DONETSK, Ukraine — Ukrainian authorities moved to quell pro-Moscow uprisings along the Russian border with mixed results Tuesday, retaking one occupied regional headquarters and watching protesters consolidate their hold on another.
In a third city, Luhansk, Ukraine’s Security Service said separatists armed with explosives were holding 60 people hostage inside the agency’s local headquarters.
Those occupying the building issued a video statement saying they want a referendum on the region’s status and warning any attempt to storm the site would be met with armed force. In the video, a masked man identified the occupiers as Ukrainian veterans of the Soviet war in Afghanistan and said that if authorities try to retake the building, ‘‘Welcome to hell, then!’’
Ukrainian and US officials have accused Moscow of fomenting the unrest as a pretext for another Russian military incursion like the takeover of Crimea last month. Up to 40,000 Russian troops are massed along the Ukrainian border, according to NATO.
All the cities affected by the uprisings are in Ukraine’s industrial heartland in the east, which has a large population of ethnic Russians and where hostility is strong toward the government that took power in February after the ouster of Kremlin-friendly President Viktor Yanukovych.
European Union envoy Catherine Ashton said she will meet with US, Russian, and Ukrainian foreign ministers next week to discuss the situation — the first four-way meeting since the crisis erupted.
In Washington, Secretary of State John Kerry threatened tougher economic sanctions against Moscow.
‘‘What we see from Russia is an illegal and illegitimate effort to destabilize a sovereign state and create a contrived crisis with paid operatives across an international boundary,’’ Kerry told the Senate Foreign Relations Committee.
Kerry called the demonstrations a ‘‘contrived pretext for military intervention just as we saw in Crimea.’’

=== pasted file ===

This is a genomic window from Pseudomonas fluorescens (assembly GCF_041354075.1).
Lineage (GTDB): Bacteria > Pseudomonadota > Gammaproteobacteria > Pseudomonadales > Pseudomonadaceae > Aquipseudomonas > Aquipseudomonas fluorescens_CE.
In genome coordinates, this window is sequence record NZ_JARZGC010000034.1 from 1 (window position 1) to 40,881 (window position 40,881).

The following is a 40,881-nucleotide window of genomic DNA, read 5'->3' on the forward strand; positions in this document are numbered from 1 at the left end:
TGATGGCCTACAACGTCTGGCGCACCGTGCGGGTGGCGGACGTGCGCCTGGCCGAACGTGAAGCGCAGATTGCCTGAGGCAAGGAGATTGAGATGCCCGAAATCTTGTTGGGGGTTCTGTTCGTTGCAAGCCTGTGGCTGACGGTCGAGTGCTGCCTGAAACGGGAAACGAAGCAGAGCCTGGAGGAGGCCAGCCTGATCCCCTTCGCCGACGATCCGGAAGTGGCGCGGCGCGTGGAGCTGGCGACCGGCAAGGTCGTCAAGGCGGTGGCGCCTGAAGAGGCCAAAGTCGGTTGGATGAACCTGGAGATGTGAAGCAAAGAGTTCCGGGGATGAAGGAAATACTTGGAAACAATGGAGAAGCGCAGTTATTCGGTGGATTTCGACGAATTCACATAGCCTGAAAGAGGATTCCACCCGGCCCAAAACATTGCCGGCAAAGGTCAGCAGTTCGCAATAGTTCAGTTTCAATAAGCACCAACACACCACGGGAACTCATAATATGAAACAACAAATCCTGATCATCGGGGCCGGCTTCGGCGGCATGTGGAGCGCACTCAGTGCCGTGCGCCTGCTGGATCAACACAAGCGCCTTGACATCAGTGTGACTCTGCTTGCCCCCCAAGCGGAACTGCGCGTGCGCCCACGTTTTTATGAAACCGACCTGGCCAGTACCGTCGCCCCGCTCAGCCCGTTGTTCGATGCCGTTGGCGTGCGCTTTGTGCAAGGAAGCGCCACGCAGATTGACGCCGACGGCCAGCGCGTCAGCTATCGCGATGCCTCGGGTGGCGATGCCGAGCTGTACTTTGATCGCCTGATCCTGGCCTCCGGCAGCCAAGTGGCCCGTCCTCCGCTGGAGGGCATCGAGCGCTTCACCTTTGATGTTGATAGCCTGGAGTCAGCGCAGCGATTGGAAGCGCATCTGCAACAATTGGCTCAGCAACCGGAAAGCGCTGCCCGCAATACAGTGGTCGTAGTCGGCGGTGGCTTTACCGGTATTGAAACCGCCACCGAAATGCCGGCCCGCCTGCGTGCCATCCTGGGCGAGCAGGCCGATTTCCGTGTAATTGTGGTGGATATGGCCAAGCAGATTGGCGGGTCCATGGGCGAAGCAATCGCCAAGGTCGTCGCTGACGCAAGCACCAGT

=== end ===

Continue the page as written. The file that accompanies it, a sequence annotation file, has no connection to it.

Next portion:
Earlier Tuesday, Ukrainian authorities battled pro-Russian protesters and regained control over a government building in Kharkiv, the country’s second-largest city. Acting President Oleksandr Turchynov told Parliament that several police were hurt during the clashes with what he termed separatists.
In Donetsk, a city 155 miles south of Kharkiv, protesters dug in for their third day at the 11-story regional administration headquarters they captured on Sunday and began forming their own parallel government.
Serhiy Taruta, the governor of Donetsk, scoffed at the shifting events in his city.
‘‘I call this a theater of the absurd,’’ he said. ‘‘It is just artists performing, but the main thing is that there is an ever-dwindling audience.’’
There was little sign Tuesday afternoon that Ukrainian government forces had immediate plans to clear the administration building.
The city has been the site of weekly rallies, but Sunday saw an escalation of that strategy when masked men carrying batons burst through police lines to take over the building. By Tuesday, 6-foot walls of car tires wrapped in razor wire had been erected against any attempt to storm the place.
On Monday, the demonstrators declared the creation of a sovereign Donetsk Republic and called for a referendum on the issue to be held no later than May 11.
Despite claims by the demonstrators to represent the entire Donetsk, a region of more than 4 million people, rallies outside the administration building since the weekend have drawn crowds of about a few thousand.
While none of the leading figures in the self-proclaimed Donetsk Republic movement have said they want the region to join Russia, they have declined to rule out the option. Their initial priority, they say, is to secure autonomy, after which the population will be asked whether it wishes to become part of Russia.
White House spokesman Jay Carney said this week there was strong evidence some pro-Russian protesters in eastern Ukraine were hired and were not local residents.
People in the corridors of the Donetsk building — many of them wearing masks and carrying sticks — invariably identified themselves as being from Ukraine when questioned.
Similarly, representatives of the Donetsk Republic movement dismissed claims of Russian support, saying volunteers had arrived from all across the Donetsk region.